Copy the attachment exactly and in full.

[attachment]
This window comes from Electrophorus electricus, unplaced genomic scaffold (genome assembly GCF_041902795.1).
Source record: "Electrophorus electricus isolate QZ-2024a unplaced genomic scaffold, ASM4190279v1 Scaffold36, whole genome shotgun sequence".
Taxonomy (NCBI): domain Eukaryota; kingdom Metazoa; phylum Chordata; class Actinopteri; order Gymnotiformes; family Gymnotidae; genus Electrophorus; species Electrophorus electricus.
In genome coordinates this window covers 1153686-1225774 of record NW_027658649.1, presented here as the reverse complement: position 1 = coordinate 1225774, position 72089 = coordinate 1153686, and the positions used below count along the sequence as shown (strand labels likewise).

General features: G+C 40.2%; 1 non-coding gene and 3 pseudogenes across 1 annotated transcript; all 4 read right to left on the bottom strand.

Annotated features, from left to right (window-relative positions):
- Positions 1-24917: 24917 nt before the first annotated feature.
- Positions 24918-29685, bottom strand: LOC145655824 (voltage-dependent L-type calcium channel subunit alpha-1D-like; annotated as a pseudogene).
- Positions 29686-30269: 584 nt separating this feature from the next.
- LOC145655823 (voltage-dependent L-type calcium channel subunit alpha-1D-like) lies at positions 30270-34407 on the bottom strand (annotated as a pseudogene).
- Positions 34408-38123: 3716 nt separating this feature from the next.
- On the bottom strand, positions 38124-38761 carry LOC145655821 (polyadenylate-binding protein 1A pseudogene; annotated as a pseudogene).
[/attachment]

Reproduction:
This window comes from Electrophorus electricus, unplaced genomic scaffold (genome assembly GCF_041902795.1).
Source record: "Electrophorus electricus isolate QZ-2024a unplaced genomic scaffold, ASM4190279v1 Scaffold36, whole genome shotgun sequence".
Taxonomy (NCBI): domain Eukaryota; kingdom Metazoa; phylum Chordata; class Actinopteri; order Gymnotiformes; family Gymnotidae; genus Electrophorus; species Electrophorus electricus.
In genome coordinates this window covers 1153686-1225774 of record NW_027658649.1, presented here as the reverse complement: position 1 = coordinate 1225774, position 72089 = coordinate 1153686, and the positions used below count along the sequence as shown (strand labels likewise).

General features: G+C 40.2%; 1 non-coding gene and 3 pseudogenes across 1 annotated transcript; all 4 read right to left on the bottom strand.

Annotated features, from left to right (window-relative positions):
- Positions 1-24917: 24917 nt before the first annotated feature.
- Positions 24918-29685, bottom strand: LOC145655824 (voltage-dependent L-type calcium channel subunit alpha-1D-like; annotated as a pseudogene).
- Positions 29686-30269: 584 nt separating this feature from the next.
- LOC145655823 (voltage-dependent L-type calcium channel subunit alpha-1D-like) lies at positions 30270-34407 on the bottom strand (annotated as a pseudogene).
- Positions 34408-38123: 3716 nt separating this feature from the next.
- On the bottom strand, positions 38124-38761 carry LOC145655821 (polyadenylate-binding protein 1A pseudogene; annotated as a pseudogene).